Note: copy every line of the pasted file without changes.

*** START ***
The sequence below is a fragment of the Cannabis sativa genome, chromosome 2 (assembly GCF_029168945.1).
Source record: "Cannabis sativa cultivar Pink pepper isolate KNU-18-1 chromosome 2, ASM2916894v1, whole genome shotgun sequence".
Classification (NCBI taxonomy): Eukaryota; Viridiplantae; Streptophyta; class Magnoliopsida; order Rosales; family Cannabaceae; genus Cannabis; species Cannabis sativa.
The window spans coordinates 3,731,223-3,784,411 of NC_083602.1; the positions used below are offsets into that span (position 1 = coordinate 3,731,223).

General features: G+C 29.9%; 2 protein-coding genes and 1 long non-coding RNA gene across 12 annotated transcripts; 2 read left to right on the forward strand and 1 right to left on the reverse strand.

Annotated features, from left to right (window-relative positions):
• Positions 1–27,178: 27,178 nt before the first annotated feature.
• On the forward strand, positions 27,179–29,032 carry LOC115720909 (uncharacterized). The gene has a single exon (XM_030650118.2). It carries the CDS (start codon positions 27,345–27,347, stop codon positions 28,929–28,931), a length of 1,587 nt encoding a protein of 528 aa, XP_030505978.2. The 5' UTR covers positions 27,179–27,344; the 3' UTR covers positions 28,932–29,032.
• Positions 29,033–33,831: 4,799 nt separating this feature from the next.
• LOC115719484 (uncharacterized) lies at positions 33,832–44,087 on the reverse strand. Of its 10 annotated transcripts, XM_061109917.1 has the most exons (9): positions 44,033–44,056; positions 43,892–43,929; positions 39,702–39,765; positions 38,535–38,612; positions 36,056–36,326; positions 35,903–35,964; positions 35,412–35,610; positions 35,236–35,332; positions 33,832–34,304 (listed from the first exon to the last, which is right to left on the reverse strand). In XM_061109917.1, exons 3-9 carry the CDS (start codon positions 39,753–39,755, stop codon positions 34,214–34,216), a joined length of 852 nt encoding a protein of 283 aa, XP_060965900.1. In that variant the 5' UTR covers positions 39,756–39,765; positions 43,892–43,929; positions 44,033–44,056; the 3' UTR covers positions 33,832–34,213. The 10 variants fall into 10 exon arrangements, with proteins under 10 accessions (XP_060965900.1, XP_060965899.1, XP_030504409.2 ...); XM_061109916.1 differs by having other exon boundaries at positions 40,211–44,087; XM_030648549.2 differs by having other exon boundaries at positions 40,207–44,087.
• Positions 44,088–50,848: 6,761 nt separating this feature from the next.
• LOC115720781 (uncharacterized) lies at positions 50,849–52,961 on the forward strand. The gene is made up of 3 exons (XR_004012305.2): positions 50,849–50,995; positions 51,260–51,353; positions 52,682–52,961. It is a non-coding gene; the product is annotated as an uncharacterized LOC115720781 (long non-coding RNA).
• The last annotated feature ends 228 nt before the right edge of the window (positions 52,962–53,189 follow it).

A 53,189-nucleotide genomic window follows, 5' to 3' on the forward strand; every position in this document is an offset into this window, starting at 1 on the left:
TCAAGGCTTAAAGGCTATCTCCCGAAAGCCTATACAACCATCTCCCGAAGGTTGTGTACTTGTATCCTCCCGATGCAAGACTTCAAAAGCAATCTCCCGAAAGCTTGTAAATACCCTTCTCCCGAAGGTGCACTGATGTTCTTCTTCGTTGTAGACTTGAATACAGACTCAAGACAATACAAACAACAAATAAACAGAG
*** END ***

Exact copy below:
The sequence below is a fragment of the Cannabis sativa genome, chromosome 2 (assembly GCF_029168945.1).
Source record: "Cannabis sativa cultivar Pink pepper isolate KNU-18-1 chromosome 2, ASM2916894v1, whole genome shotgun sequence".
Classification (NCBI taxonomy): Eukaryota; Viridiplantae; Streptophyta; class Magnoliopsida; order Rosales; family Cannabaceae; genus Cannabis; species Cannabis sativa.
The window spans coordinates 3,731,223-3,784,411 of NC_083602.1; the positions used below are offsets into that span (position 1 = coordinate 3,731,223).

General features: G+C 29.9%; 2 protein-coding genes and 1 long non-coding RNA gene across 12 annotated transcripts; 2 read left to right on the forward strand and 1 right to left on the reverse strand.

Annotated features, from left to right (window-relative positions):
• Positions 1–27,178: 27,178 nt before the first annotated feature.
• On the forward strand, positions 27,179–29,032 carry LOC115720909 (uncharacterized). The gene has a single exon (XM_030650118.2). It carries the CDS (start codon positions 27,345–27,347, stop codon positions 28,929–28,931), a length of 1,587 nt encoding a protein of 528 aa, XP_030505978.2. The 5' UTR covers positions 27,179–27,344; the 3' UTR covers positions 28,932–29,032.
• Positions 29,033–33,831: 4,799 nt separating this feature from the next.
• LOC115719484 (uncharacterized) lies at positions 33,832–44,087 on the reverse strand. Of its 10 annotated transcripts, XM_061109917.1 has the most exons (9): positions 44,033–44,056; positions 43,892–43,929; positions 39,702–39,765; positions 38,535–38,612; positions 36,056–36,326; positions 35,903–35,964; positions 35,412–35,610; positions 35,236–35,332; positions 33,832–34,304 (listed from the first exon to the last, which is right to left on the reverse strand). In XM_061109917.1, exons 3-9 carry the CDS (start codon positions 39,753–39,755, stop codon positions 34,214–34,216), a joined length of 852 nt encoding a protein of 283 aa, XP_060965900.1. In that variant the 5' UTR covers positions 39,756–39,765; positions 43,892–43,929; positions 44,033–44,056; the 3' UTR covers positions 33,832–34,213. The 10 variants fall into 10 exon arrangements, with proteins under 10 accessions (XP_060965900.1, XP_060965899.1, XP_030504409.2 ...); XM_061109916.1 differs by having other exon boundaries at positions 40,211–44,087; XM_030648549.2 differs by having other exon boundaries at positions 40,207–44,087.
• Positions 44,088–50,848: 6,761 nt separating this feature from the next.
• LOC115720781 (uncharacterized) lies at positions 50,849–52,961 on the forward strand. The gene is made up of 3 exons (XR_004012305.2): positions 50,849–50,995; positions 51,260–51,353; positions 52,682–52,961. It is a non-coding gene; the product is annotated as an uncharacterized LOC115720781 (long non-coding RNA).
• The last annotated feature ends 228 nt before the right edge of the window (positions 52,962–53,189 follow it).

A 53,189-nucleotide genomic window follows, 5' to 3' on the forward strand; every position in this document is an offset into this window, starting at 1 on the left:
TCAAGGCTTAAAGGCTATCTCCCGAAAGCCTATACAACCATCTCCCGAAGGTTGTGTACTTGTATCCTCCCGATGCAAGACTTCAAAAGCAATCTCCCGAAAGCTTGTAAATACCCTTCTCCCGAAGGTGCACTGATGTTCTTCTTCGTTGTAGACTTGAATACAGACTCAAGACAATACAAACAACAAATAAACAGAG